My DIY small product Studio (picture included)

Discussion in 'Lighting Equipment' started by hjoseph7, Nov 18, 2012.

  1. I had trouble uploading the image to the previous post so I uploaded it here, sorry for the clutter.
    **Copy **
    didn't have any neighbors that would be interested in this type of stuff, so I figured I would post this image of my DIY Mini small-product studio here.
    The diffusers were made from cheap canvas frames I purchased at a local art store and filled them with Rosco Tough Frost sheets. There are 2 panels on each side of the table and they are held by clamps. I tried using the cheap red clamps I got from Home depot but they did not work out right for holding the frames so I got these from Amazon: for about 7 bucks each.
    I used 2 Rosco Tough Frost sheets on each side, because the reflexions were unacceptable to me even with the softbox, but then I realized all I had to do was turn down the power a little bit. The bad about the Norman Softboxes is that they do not have an internal panel and you can't use the modelling light with them on(althought the modeling light on the Normans is only about 50 watts anyway). However they are pretty cheap and they are collapsible umbrella style. Thereis a square one in the back that i hope to convert to a strip light with DIY black cardboard.
    The power packs are Norman P202's. They don't make these anymore, but you can find them on eBay once in a while. With these you can turn down the power to 30 watts plus you can subtract another 2 stops from that ! I found it amazing that you don't need alot of power with strobes to light small products, even a small speed-light would do.
    The stands are Slik Mini's, they are very compact and light, great for Macro and Travel. The table-top is from Modahus . These table tops are easy to set up and very portable. They come with 5 different backgrounds not including black. I will probably have to go the frabic store and get some black velour so I can make one. The glass on the table-top is actually the broken door to a cabinet that once stood in my living room. Under the Modahus I have an LED light pad from ArtoGraph so I can light products from below.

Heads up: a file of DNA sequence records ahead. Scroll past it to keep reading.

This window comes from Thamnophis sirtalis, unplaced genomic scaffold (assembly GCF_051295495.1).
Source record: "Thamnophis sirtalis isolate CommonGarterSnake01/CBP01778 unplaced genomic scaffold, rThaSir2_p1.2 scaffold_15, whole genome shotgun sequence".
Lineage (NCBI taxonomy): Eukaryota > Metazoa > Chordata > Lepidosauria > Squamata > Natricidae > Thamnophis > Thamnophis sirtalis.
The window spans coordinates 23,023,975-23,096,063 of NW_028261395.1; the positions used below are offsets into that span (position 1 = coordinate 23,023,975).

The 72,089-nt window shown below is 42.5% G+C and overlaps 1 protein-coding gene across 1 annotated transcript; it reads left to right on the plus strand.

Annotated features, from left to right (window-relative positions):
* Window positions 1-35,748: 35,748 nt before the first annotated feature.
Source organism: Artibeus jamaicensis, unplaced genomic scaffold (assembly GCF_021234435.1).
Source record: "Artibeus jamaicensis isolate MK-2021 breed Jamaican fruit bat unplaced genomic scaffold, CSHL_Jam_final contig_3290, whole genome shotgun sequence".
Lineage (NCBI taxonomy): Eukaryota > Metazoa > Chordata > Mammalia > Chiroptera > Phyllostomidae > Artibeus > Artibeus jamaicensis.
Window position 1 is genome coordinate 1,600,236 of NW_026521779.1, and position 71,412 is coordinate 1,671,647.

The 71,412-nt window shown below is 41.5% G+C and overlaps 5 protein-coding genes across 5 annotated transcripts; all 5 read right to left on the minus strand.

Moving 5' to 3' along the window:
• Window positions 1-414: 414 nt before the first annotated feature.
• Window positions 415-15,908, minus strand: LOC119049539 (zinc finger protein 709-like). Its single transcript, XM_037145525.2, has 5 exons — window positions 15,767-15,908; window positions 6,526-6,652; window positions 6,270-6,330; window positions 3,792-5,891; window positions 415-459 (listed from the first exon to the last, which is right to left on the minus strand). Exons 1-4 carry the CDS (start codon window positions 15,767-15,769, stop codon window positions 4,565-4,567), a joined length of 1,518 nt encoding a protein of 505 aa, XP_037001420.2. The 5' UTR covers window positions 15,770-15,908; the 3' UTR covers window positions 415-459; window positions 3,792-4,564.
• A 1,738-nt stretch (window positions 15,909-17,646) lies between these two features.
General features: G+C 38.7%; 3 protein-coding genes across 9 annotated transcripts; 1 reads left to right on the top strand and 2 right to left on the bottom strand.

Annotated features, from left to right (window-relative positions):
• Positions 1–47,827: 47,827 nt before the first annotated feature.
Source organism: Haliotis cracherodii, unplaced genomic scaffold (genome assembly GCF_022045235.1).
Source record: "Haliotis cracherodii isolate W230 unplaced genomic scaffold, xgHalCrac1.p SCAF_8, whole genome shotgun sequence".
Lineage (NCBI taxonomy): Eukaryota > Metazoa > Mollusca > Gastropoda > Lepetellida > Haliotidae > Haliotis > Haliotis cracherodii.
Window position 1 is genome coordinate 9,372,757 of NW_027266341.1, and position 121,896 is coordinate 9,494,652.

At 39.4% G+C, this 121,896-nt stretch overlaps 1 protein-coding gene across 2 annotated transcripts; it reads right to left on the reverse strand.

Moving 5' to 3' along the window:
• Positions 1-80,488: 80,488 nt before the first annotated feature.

The table, the table top and everything else is sitting on, I got from Wall-mart for about $20. it's actually a portable computer table but it works fine here.
    I'm thinking about getting some Rosco Tough White diffusion sheets that are supposed to diffuse things even more, but with more diffusion also comes less contrast.

    Thanks for letting me share, comments and suggestions are welcome ...
  2. stp


    Very good. I'm wanting to do something like this to photograph an extensive collection of sea shells I have from the Philippines. I have only one flash unit, and I'm hoping I can do it with that along with a reflector.
  3. I am sure you can Stephen and remember that if you put that single flash on a stand with the camera's flash you effectively have a two light set-up, and you can control the camera's flash by masking it with card or your finger to achieve the balance between the lights ... you will need [ cheapest option] an optical trigger to fire the second unit though that would not be needed if you have a YongNuo flash :)
    You could need a 'white wall' between the camera and the shells so I suggest a small hole in the difusion screen for the camera lens to see through which will diffuse the camera's flash somewhat.
    [ Just don't use the flash while it is sitting on the camera's hotshoe :) ]
  4. Harry, you might want to tear the front diffusers out of those octas. I can't see that doubly diffusing the light is going to make much difference to its quality. It'll just lose you some light that's going to get needlessly scattered around the studio.
    "with more diffusion also comes less contrast." - Huh? The amount of diffusion regulates the evenness of light across the diffusing surface and its spread angle. So a perfect diffuser should have the same brightness all across its surface and radiate into a 180 degree solid angle. This is rarely achieved in real life. But affecting contrast? No. That's down to the amount of fill or ambient light allowed to fall into the shadows.
    It's true that a very diffuse source will tend to throw more light out into the studio, rather than toward the subject, but it only affects contrast if you don't take steps to control it by absorbing or masking off the extraneous light. That's what egg-crates, skirts, snoots, black "reflectors", flags, barn doors and gobos are for.